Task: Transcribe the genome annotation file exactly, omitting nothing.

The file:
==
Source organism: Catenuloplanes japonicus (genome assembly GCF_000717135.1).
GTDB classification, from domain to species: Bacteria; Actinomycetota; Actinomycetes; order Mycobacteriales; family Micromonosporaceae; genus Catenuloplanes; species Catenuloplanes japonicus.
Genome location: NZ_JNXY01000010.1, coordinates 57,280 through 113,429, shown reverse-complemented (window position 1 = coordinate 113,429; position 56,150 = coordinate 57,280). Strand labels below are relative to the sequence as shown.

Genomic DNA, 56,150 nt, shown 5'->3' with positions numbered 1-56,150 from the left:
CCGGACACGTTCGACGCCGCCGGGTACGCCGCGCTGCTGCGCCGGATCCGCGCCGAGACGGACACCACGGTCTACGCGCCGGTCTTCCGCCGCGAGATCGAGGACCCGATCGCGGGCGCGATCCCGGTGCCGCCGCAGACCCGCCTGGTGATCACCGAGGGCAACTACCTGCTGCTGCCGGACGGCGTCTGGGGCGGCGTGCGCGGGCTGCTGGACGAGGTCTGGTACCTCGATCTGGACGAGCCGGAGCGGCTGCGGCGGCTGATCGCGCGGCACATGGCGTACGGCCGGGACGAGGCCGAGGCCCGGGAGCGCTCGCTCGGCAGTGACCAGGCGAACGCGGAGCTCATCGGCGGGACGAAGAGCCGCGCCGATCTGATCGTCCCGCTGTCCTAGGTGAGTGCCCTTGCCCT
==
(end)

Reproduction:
Source organism: Catenuloplanes japonicus (genome assembly GCF_000717135.1).
GTDB classification, from domain to species: Bacteria; Actinomycetota; Actinomycetes; order Mycobacteriales; family Micromonosporaceae; genus Catenuloplanes; species Catenuloplanes japonicus.
Genome location: NZ_JNXY01000010.1, coordinates 57,280 through 113,429, shown reverse-complemented (window position 1 = coordinate 113,429; position 56,150 = coordinate 57,280). Strand labels below are relative to the sequence as shown.

Genomic DNA, 56,150 nt, shown 5'->3' with positions numbered 1-56,150 from the left:
CCGGACACGTTCGACGCCGCCGGGTACGCCGCGCTGCTGCGCCGGATCCGCGCCGAGACGGACACCACGGTCTACGCGCCGGTCTTCCGCCGCGAGATCGAGGACCCGATCGCGGGCGCGATCCCGGTGCCGCCGCAGACCCGCCTGGTGATCACCGAGGGCAACTACCTGCTGCTGCCGGACGGCGTCTGGGGCGGCGTGCGCGGGCTGCTGGACGAGGTCTGGTACCTCGATCTGGACGAGCCGGAGCGGCTGCGGCGGCTGATCGCGCGGCACATGGCGTACGGCCGGGACGAGGCCGAGGCCCGGGAGCGCTCGCTCGGCAGTGACCAGGCGAACGCGGAGCTCATCGGCGGGACGAAGAGCCGCGCCGATCTGATCGTCCCGCTGTCCTAGGTGAGTGCCCTTGCCCT